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Posts Tagged ‘Aedes albopictus’

Sri Lanka Dengue Outbreak Kills 250, Infects 85,000

Posted by feww on July 28, 2017

Dengue cases in S-L increased 4.3 times compared with recent average

Ministry of Health (MoH) Sri Lanka has reported an increase in the number of dengue cases in the country this year. As many as 85,000 dengue cases, including 250 deaths, have been reported by MoH so far  this year (to July 7, 2017). The number of cases this year has reportedly increased by 4.3 times more than the average number of cases for the same period between 2010 and 2016, said WHO.

“The current dengue fever outbreak occurs in a context of massive heavy rains and flooding and is currently affecting 15 out of 25 districts in Sri Lanka where almost 600,000 people have been affected. Heavy monsoon rains, public failure to clear rain-soaked garbage, standing water pools and other potential breeding grounds for mosquito larvae attribute to the higher number of cases reported in urban and suburban areas.”

Risk Assessment (WHO)

Dengue fever is a mosquito-borne viral infection caused by four dengue virus serotypes (DENV-1, DENV-2, DENV-3, and DENV-4). Infection with one serotype provides long-term immunity to the homologous serotype but not to the other serotypes; secondary infections put people at greater risk for severe dengue fever and dengue shock syndrome.

Aedes aegypti and Aedes albopictus are the vectors widely adapted to urban and suburban environments. Dengue fever is endemic in Sri Lanka, and occurs every year, usually soon after rainfall is optimal for mosquito breeding. However DENV-2 has been identified only in low numbers since 2009 and is reportedly over 50% of current specimens which have been serotyped.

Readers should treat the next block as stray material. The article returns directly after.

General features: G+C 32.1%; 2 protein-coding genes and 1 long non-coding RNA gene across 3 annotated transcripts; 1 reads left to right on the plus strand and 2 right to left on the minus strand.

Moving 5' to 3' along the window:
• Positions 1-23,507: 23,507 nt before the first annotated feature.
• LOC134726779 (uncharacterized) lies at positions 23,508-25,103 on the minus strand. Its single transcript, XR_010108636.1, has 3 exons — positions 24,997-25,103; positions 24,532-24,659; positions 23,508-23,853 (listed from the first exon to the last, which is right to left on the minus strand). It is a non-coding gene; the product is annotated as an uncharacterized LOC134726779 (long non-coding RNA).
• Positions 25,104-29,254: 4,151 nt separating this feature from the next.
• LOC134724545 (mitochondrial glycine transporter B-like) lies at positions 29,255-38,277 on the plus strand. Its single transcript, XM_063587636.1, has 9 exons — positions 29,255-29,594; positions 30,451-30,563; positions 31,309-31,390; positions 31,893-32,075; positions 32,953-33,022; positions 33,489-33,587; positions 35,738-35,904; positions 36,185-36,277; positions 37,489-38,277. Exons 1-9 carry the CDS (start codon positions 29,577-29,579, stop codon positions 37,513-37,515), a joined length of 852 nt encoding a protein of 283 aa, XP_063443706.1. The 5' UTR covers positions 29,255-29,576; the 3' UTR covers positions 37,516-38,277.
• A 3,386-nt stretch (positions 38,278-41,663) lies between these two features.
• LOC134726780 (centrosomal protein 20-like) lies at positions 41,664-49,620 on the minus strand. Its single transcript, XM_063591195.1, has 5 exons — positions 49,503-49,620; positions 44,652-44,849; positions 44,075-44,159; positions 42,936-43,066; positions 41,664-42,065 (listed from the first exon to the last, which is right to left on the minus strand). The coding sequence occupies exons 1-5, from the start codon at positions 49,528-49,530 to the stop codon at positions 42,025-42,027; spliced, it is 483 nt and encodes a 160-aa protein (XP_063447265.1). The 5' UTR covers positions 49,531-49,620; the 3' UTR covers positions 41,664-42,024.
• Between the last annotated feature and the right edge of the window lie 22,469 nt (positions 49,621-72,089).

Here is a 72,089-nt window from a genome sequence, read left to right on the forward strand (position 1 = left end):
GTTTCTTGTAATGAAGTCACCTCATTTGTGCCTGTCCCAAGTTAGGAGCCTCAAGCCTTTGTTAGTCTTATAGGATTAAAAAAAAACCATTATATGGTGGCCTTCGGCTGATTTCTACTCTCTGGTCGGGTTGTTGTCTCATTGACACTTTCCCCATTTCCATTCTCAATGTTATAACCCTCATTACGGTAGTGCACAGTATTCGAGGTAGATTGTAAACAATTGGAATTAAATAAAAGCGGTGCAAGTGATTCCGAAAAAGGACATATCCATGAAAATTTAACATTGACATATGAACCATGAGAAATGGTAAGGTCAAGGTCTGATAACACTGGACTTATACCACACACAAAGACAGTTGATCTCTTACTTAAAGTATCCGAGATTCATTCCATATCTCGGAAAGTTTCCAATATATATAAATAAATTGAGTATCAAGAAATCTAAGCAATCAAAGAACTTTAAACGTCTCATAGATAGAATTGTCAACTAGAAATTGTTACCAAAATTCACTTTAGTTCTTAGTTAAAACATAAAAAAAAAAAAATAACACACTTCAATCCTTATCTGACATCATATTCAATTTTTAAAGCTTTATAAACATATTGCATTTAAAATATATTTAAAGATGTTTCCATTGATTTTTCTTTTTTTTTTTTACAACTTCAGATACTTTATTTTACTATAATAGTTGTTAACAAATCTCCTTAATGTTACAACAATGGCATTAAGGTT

The current dengue epidemic is likely to have repercussions on public health in Sri Lanka.

  • Additional information available via FIRE-EARTH PULSARS.

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Mutant Mosquito Swarms to Be Unleashed in Florida

Posted by feww on December 8, 2012


[December 8, 2012] Mass die-offs resulting from human impact and the planetary response to the anthropogenic assault could occur by early 2016.

  • SYMBOLIC COUNTDOWN: 1,190 Days Left to the most Fateful Day in Human History
  • Symbolic countdown to the ‘worst day’ in human history began on May 15, 2011 ...


Global Disasters/ Significant Events

Genetically Modified Mosquitoes? What could possibly go wrong?!

Aedes aegypti, aka the yellow fever mosquito, is a vector for transmitting several tropical disease viruses including dengue fever, Chikungunya (CHIKV) and yellow fever.

This 2006 photograph depicts a female Aedes aegypti mosquito as she acquires  a blood meal from her human host, the biomedical photographer, James Gathany, at the Centers for Disease Control.  Dengue fever is caused by four virus strains spread by the mosquito Aedes aegypti. (Photo Credit: James Gathany/University of Notre Dame).

  • Dengue fever is a virus-caused tropical disease that is spread by mosquitoes, especially Aedes aegypti and Aedes albopictus.
  • Aedes aegypti mosquitoes are an invasive, domestic species with tropical and subtropical worldwide distribution that originated in Africa.
  • The mosquito aquatic cycle, the life cycle from egg to larvae, pupae, and to an adult mosquito, takes 7-8 days and occurs in water.
  • The life span for adult mosquitoes is about 3-4 weeks.
  • Only the female mosquito bites for blood, which she needs to produce eggs.
  • Female mosquitoes lay dozens of eggs up to 5 times during their life time.
  • Florida scientists have proposed to unleash swarms of genetically modified male mosquitoes into the ecosystem in the hope that the mutant mosquitoes, ‘dubbed Frankenflies,’ would mate with healthy females and pass on their lab-engineered deadly birth defects.
  • A Florida Keys resident has posted a petition, “Say No to Genetically Modified Mosquitoes Release in the Florida Keys,” on
    • “Even though the local community in the Florida Keys has spoken – we even passed an ordinance demanding more testing – Oxitec is trying to use a loophole by applying to the FDA for an ‘animal bug’ patent. This could mean these mutant mosquitoes could be released at any point against the wishes of locals and the scientific community. We need to make sure the FDA does not approve Oxitec’s patent.” The petition says.“Nearly all experiments with genetically-modified crops have eventually resulted in unintended consequences: superweeds more resistant to herbicides, mutated and resistant insects also collateral damage to ecosystems. A recent news story reported that the monarch butterfly population is down by half in areas where Roundup Ready GM crops are doused with ultra-high levels of herbicides that wipe out the monarch’s favorite milkweed plant.”